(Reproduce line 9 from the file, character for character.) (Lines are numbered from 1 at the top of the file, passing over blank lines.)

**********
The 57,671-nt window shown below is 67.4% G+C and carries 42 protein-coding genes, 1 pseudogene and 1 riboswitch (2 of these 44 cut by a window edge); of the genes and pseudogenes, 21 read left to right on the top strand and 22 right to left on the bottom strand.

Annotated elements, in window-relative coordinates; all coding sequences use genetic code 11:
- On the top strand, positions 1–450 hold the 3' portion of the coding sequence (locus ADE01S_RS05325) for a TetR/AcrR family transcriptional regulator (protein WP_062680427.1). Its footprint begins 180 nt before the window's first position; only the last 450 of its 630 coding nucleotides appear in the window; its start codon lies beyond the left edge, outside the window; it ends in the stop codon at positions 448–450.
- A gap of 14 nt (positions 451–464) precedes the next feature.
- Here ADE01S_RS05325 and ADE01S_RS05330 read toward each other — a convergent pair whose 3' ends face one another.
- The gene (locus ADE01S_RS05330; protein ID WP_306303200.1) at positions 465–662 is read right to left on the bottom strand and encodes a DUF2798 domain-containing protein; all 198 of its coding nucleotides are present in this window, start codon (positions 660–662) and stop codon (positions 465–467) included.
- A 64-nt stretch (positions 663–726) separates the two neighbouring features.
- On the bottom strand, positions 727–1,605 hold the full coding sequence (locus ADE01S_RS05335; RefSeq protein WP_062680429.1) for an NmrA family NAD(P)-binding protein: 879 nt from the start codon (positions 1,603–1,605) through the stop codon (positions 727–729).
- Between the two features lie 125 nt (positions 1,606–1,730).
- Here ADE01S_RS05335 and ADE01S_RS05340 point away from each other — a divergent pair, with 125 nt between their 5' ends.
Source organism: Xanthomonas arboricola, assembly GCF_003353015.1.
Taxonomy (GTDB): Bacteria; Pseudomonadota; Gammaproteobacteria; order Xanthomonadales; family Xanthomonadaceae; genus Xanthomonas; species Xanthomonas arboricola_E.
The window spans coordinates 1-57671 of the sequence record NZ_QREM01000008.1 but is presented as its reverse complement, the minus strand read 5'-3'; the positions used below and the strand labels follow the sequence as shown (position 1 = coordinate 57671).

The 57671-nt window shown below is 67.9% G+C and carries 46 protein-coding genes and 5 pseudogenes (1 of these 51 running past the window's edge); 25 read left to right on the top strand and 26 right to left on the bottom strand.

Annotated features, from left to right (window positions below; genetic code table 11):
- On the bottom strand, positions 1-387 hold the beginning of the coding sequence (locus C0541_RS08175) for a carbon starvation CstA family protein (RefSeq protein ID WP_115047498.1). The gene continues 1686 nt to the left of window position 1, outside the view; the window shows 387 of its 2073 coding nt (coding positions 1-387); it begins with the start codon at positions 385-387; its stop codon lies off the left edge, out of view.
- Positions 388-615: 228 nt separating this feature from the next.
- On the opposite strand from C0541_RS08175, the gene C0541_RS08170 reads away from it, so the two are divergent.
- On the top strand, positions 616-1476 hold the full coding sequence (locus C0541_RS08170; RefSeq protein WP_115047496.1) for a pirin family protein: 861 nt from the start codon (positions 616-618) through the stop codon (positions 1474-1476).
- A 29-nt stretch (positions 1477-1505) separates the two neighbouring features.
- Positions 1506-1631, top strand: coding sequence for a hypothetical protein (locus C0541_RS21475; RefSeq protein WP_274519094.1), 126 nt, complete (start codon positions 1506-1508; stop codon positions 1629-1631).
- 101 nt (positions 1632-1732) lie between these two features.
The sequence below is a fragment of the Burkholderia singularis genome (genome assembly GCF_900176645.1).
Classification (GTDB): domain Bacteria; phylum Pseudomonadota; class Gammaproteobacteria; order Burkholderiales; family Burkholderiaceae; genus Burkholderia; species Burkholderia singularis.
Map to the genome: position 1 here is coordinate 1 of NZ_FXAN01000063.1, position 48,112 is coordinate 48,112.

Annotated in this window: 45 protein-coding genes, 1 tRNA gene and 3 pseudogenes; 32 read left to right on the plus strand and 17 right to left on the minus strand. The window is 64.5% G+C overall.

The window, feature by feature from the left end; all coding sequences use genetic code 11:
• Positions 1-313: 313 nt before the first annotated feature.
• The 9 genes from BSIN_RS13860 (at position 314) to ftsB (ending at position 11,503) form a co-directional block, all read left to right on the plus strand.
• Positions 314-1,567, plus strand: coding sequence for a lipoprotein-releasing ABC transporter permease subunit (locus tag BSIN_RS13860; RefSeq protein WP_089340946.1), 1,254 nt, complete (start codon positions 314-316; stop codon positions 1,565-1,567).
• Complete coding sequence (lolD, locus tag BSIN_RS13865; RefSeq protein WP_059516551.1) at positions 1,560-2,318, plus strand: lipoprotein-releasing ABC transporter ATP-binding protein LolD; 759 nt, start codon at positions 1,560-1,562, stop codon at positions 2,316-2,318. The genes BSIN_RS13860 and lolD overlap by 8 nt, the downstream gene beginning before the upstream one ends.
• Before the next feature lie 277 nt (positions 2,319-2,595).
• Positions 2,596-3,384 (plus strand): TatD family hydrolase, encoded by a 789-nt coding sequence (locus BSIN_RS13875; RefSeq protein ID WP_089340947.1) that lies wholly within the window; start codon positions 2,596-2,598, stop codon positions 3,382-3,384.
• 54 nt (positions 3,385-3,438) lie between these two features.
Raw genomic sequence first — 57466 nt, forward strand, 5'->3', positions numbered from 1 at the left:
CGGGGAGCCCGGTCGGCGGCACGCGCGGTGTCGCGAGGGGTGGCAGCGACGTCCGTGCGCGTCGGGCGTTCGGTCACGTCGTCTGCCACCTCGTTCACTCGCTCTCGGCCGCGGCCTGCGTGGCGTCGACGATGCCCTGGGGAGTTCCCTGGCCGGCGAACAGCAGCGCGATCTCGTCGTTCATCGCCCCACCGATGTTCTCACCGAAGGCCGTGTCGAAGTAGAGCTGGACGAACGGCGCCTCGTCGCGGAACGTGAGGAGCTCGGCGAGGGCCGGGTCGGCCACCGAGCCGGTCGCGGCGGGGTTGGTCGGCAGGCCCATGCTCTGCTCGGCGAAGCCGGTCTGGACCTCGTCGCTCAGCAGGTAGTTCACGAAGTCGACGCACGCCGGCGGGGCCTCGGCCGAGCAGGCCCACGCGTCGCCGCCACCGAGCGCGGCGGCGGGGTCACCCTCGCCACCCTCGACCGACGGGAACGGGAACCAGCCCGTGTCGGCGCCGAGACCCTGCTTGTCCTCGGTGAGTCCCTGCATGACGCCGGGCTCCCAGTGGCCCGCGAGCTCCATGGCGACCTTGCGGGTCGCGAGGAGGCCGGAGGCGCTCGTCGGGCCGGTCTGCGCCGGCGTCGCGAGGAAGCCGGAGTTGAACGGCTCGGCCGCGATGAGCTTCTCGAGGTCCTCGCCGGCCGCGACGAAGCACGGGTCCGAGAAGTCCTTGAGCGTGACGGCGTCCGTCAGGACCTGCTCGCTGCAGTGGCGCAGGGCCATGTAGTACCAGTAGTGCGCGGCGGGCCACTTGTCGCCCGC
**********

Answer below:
- Between the two features lie 125 nt (positions 1,606–1,730).